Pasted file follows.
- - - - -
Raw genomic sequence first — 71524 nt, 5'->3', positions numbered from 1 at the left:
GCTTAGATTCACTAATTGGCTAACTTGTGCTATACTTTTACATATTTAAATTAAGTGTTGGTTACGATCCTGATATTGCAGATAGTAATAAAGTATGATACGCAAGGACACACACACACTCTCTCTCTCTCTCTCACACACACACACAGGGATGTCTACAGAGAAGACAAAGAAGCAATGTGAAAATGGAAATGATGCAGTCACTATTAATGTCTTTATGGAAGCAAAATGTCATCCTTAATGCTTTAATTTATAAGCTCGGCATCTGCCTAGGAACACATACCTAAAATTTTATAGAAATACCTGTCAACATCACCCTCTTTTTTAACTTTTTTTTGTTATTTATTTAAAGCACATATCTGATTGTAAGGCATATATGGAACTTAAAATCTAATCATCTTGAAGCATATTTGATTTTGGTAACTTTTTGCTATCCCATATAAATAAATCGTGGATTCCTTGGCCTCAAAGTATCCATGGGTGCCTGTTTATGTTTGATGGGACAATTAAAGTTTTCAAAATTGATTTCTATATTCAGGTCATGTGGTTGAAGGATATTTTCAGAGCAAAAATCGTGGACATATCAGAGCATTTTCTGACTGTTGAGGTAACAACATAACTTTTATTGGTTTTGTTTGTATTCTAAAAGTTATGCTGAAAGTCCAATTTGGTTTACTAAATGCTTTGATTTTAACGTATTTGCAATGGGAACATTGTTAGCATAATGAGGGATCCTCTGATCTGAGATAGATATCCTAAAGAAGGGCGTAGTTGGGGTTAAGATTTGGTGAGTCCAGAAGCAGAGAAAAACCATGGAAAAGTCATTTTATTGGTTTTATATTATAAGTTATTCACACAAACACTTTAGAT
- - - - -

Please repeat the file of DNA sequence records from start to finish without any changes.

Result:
Raw genomic sequence first — 71524 nt, 5'->3', positions numbered from 1 at the left:
GCTTAGATTCACTAATTGGCTAACTTGTGCTATACTTTTACATATTTAAATTAAGTGTTGGTTACGATCCTGATATTGCAGATAGTAATAAAGTATGATACGCAAGGACACACACACACTCTCTCTCTCTCTCTCACACACACACACAGGGATGTCTACAGAGAAGACAAAGAAGCAATGTGAAAATGGAAATGATGCAGTCACTATTAATGTCTTTATGGAAGCAAAATGTCATCCTTAATGCTTTAATTTATAAGCTCGGCATCTGCCTAGGAACACATACCTAAAATTTTATAGAAATACCTGTCAACATCACCCTCTTTTTTAACTTTTTTTTGTTATTTATTTAAAGCACATATCTGATTGTAAGGCATATATGGAACTTAAAATCTAATCATCTTGAAGCATATTTGATTTTGGTAACTTTTTGCTATCCCATATAAATAAATCGTGGATTCCTTGGCCTCAAAGTATCCATGGGTGCCTGTTTATGTTTGATGGGACAATTAAAGTTTTCAAAATTGATTTCTATATTCAGGTCATGTGGTTGAAGGATATTTTCAGAGCAAAAATCGTGGACATATCAGAGCATTTTCTGACTGTTGAGGTAACAACATAACTTTTATTGGTTTTGTTTGTATTCTAAAAGTTATGCTGAAAGTCCAATTTGGTTTACTAAATGCTTTGATTTTAACGTATTTGCAATGGGAACATTGTTAGCATAATGAGGGATCCTCTGATCTGAGATAGATATCCTAAAGAAGGGCGTAGTTGGGGTTAAGATTTGGTGAGTCCAGAAGCAGAGAAAAACCATGGAAAAGTCATTTTATTGGTTTTATATTATAAGTTATTCACACAAACACTTTAGAT